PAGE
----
What this all means is that not only is Tesla Cybertruck the best autonomous workhorse vehicle from Tesla, it’s also the most affordable way to lock-in today’s unlimited full self driving packages for only $100. Even if you think it’s ugly, why not put in an order just in case they really do ship an autonomous truck that can do work for yourself and others? If you do the math, it should be able to pay for itself completely in a year or two.

So what are you waiting for? Go order a Tesla Cybertruck with Full Self Driving. If you don’t want to go through with it, you can always cancel. And if it really can drive itself when it launches…

Well, you’ll get a great deal on a truck thats just as far out of the future as it looks. What would you do with an electric autonomous truck? Let us know in the comments.

Sorry! This product is not available for purchase at this time.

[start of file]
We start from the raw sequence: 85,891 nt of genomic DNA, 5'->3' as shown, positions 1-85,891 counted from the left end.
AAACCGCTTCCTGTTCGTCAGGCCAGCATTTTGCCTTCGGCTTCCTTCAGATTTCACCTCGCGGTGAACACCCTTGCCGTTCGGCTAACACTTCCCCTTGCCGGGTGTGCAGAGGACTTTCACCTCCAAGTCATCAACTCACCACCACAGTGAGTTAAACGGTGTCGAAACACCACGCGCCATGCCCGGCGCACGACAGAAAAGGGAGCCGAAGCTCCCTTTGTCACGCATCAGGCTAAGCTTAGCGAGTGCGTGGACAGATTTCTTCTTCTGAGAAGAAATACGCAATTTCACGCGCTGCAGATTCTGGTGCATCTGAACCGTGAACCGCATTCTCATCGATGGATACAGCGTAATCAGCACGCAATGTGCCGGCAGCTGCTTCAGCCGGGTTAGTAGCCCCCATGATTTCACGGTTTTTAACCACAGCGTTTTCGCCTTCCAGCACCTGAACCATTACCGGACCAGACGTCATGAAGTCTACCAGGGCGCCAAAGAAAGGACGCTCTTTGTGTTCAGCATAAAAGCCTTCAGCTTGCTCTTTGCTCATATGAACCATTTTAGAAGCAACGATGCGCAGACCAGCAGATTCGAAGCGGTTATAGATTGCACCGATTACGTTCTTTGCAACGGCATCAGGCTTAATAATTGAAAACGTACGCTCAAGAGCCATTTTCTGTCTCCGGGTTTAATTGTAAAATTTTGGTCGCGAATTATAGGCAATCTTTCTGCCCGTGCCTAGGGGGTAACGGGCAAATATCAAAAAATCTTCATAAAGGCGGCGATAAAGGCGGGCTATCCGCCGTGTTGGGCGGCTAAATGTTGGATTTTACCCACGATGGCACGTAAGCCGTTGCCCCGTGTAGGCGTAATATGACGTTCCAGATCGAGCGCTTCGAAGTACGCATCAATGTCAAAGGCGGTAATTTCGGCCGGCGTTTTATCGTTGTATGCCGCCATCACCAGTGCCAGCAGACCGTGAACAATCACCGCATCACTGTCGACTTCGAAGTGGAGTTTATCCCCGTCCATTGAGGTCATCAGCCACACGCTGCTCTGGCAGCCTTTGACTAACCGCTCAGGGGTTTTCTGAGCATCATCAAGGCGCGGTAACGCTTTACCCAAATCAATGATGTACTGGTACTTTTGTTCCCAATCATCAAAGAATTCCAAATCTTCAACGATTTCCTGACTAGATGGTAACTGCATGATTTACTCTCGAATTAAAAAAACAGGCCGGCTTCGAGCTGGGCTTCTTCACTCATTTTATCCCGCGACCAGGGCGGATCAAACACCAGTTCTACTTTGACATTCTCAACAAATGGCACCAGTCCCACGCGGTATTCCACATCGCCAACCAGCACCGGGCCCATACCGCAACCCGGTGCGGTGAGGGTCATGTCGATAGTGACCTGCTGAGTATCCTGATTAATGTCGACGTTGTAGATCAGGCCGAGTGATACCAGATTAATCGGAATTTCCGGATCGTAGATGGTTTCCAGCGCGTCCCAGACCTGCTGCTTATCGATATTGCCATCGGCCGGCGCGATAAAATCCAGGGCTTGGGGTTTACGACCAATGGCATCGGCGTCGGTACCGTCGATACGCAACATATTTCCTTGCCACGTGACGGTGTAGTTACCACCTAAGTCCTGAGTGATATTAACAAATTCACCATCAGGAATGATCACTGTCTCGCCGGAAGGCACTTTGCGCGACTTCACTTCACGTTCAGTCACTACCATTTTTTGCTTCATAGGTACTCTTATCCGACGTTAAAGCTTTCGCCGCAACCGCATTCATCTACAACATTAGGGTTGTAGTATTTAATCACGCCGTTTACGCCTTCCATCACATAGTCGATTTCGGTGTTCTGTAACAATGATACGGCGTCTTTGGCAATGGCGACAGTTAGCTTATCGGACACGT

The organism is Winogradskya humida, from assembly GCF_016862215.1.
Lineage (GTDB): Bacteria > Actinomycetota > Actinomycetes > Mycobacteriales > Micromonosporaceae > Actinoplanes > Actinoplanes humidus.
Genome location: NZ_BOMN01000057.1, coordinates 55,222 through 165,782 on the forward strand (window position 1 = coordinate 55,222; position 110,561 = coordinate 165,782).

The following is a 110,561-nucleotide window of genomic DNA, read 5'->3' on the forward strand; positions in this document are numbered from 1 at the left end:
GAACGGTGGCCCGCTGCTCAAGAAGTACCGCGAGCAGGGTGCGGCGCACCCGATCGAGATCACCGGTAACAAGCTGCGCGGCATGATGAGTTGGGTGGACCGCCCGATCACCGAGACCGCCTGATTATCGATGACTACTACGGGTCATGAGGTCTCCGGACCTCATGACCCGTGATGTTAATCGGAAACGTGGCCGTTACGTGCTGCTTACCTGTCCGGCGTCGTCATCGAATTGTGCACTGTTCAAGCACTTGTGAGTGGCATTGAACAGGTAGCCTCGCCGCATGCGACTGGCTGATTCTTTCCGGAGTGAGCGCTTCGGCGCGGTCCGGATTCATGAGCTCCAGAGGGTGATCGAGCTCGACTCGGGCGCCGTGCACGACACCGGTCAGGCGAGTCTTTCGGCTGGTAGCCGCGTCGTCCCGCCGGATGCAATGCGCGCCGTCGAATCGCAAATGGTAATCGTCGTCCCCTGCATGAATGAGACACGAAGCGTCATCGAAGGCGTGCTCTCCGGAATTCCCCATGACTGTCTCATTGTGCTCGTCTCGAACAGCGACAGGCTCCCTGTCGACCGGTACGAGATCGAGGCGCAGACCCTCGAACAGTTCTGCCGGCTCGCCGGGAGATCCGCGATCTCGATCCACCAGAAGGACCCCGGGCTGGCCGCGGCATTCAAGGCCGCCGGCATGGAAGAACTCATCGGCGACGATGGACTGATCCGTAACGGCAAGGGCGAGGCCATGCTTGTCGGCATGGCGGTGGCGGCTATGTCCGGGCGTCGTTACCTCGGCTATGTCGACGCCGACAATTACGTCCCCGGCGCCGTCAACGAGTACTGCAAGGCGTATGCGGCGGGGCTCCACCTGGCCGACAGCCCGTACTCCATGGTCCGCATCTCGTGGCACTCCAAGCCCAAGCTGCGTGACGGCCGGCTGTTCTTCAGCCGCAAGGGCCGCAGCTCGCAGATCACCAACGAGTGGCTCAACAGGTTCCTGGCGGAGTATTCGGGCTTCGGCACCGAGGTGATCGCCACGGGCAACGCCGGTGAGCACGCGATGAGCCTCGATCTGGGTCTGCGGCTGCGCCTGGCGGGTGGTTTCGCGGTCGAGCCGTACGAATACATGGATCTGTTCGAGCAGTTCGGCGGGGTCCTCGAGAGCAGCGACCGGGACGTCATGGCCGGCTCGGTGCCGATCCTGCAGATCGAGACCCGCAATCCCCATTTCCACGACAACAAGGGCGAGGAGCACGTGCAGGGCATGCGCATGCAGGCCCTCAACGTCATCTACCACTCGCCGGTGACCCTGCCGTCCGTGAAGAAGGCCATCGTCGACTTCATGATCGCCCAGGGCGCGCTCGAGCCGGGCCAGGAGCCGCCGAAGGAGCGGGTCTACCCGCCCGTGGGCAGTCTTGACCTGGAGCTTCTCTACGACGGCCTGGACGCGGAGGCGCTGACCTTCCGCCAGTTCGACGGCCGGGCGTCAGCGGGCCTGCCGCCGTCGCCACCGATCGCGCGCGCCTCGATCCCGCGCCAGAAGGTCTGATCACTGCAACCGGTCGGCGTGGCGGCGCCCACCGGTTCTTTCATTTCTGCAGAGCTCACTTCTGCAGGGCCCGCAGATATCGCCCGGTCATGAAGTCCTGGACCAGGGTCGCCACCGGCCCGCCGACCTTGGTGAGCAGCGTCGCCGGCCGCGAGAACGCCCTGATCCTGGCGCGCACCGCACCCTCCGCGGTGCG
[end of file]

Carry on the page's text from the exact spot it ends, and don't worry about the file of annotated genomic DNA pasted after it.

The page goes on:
8 thoughts on “Cybertruck is a $100 Call Option on an Autonomous Future

  1. I like hundreds of thousands was watching the live launch online (4:00am from the UK). I was watching via my computer and as soon as Elon mentioned the order books were open, I looked at the Tesla website, probably one of the first. It was £100 deposit and £5,800 FSD add on. Initially, I didn’t want one as we really don’t drive pick-up trucks (Cyber or not) in the UK. So I closed the page and continued to watch the event, and then all the live youtuber videos afterwards. I eventually went to bed at 6:30am UK time.

    Over the next few days, I got to see the Cybertruck in various videos and images, it seemed to be everywhere.
    And in a surprising way, it slowly began to grow on me.

    Then I got your blog-post email this morning. As I read more, something dawned on me. I wanted one.
    Your reasoning and logic was sound – it’s the cheapest bet on an autonomous future.

    So, your email prompted me to place a deposit for one.